By Rich Elder, Zach’s dad
At the 2018 X Games in Aspen, CO the team of Gretchen Bleiler and Zachary Elder competed in the Special Olympics Unified Slalom event at the X games in Aspen. They competed fearlessly and unfortunately missed the podium by 1/10th of a second and first place by only 5/10ths of a second. It was truly an exciting race with comradery and fierce competiveness. Gretchen was marvelous and what I found out in speaking with her several times and watching her with my son and the other competitors is that she is truly a wonderful person with a big heart. She is also very, very, very fast. This is my third time at this event and by far she gave Chris Klug (another great person) a scare, something I had not seen in the other past races. I hope Zach has the opportunity to race with her again in the future, regardless of the outcome, as she truly represents the ideal of an athlete and a good person who wants to help others.
As for my son Zachary, I have never been more proud. He gave it his all, a strong pull, driving his turns and stretching for the finish line. No one could have done more and on a different day the outcome may have been different. However, that is the world of sport and alpine racing.
What I am really proud about my son however is his interview that went out on worldwide video on ESPN where he spoke about promoting Unified sports, how he helped put together the first unified snowboard race outside of the X Games last year in New York at Windham Mountain and again this year on February 11th. A great event in partnership with USASA, The Catskill Mountain Series, Special Olympics and the Adaptive Sports Foundation. Since the first race, USASA has now officially opened the Cognitive classification in all of it’s series. He also spoke about Ride 2 Live, a program founded by Zach with Vince Passione and Zach’s mother Karen, to teach Autistic Children to snowboard. Zach and his family and friends all know the benefit that can be achieved from this sport.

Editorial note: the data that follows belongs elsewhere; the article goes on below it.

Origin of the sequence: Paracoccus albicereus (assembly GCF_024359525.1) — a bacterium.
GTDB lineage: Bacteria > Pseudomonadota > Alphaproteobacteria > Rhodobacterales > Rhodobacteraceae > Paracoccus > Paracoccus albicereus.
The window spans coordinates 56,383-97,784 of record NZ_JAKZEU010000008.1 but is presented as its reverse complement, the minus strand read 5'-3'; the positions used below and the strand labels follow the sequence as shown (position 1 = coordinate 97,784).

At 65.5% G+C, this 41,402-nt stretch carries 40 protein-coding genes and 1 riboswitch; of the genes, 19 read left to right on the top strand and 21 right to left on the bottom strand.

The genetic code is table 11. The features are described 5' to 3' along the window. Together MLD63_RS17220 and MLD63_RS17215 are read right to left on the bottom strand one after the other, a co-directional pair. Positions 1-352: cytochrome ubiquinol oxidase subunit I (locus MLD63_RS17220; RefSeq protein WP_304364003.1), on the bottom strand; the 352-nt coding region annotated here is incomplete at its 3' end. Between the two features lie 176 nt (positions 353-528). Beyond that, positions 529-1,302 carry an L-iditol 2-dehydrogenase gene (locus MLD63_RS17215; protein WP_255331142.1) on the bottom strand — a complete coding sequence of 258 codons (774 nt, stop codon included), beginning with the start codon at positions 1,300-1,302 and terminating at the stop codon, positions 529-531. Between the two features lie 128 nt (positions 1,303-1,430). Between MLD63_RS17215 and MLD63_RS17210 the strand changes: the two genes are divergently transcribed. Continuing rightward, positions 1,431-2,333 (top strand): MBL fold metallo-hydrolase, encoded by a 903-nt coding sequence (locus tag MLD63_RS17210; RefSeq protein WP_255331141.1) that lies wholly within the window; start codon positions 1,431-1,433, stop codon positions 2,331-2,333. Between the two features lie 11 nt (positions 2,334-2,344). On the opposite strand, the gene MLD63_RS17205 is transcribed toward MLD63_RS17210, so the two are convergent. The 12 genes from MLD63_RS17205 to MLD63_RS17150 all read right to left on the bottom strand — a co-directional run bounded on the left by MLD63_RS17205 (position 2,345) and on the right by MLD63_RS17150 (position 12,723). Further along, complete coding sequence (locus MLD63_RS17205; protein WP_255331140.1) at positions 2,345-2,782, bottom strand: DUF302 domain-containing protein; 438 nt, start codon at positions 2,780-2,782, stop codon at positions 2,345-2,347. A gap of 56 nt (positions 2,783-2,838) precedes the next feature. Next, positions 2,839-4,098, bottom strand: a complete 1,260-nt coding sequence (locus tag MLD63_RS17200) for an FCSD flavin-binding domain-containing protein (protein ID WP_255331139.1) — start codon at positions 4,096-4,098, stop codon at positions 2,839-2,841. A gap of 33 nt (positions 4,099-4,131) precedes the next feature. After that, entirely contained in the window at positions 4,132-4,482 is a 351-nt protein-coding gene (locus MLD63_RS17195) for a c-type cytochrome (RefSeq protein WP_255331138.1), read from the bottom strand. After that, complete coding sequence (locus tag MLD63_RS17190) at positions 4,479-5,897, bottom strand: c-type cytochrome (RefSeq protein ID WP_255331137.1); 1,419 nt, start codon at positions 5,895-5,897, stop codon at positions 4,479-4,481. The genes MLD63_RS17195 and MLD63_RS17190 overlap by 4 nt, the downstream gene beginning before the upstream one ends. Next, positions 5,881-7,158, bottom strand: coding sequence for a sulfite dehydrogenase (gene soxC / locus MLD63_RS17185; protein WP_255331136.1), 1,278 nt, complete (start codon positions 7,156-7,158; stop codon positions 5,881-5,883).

Had you told me when Zach was 2 years old and just diagnosed, that 20 years later he would be in the X Games speaking about helping others I would have been crying for a different reason that day. He is truly special.
I also have to give kudos to Zach’s Special Olympics Coach, “big sister”, friend and a person who will always be a member of our family, Meghan Hughes. She and Zach have been riding together for 11 years and had she accomplished nothing else in life she has changed the life of one young man and we will always be grateful that this angel came into our life. Meghan has already accomplished so much more as she is now President of the Adaptive Sports Foundation Young Professionals and has recently received her Masters in Education from Harvard. We are truly blessed to have her as part of the family.
We also had the Director or the Northeast Snowboard team, Frank Cabrerra, and the head of the Hunter Mountain Gate Training program, Dave Hirschberg, giving their time and energy to help Zach become a better rider. Let me tell you, these men are fantastic coaches and truly want to see all of these athletes do well. I have learned so much about the fine points of alpine racing listening to these men, I have seen the results with Zach and the results with riders without disabilities. These guys can coach. They do this out of love for the all of these athletes when they could just as easily be out coaching “regular” (and goofy) riders. But these are men who run towards a fire and not away from it. Thank you both from the bottom of my heart.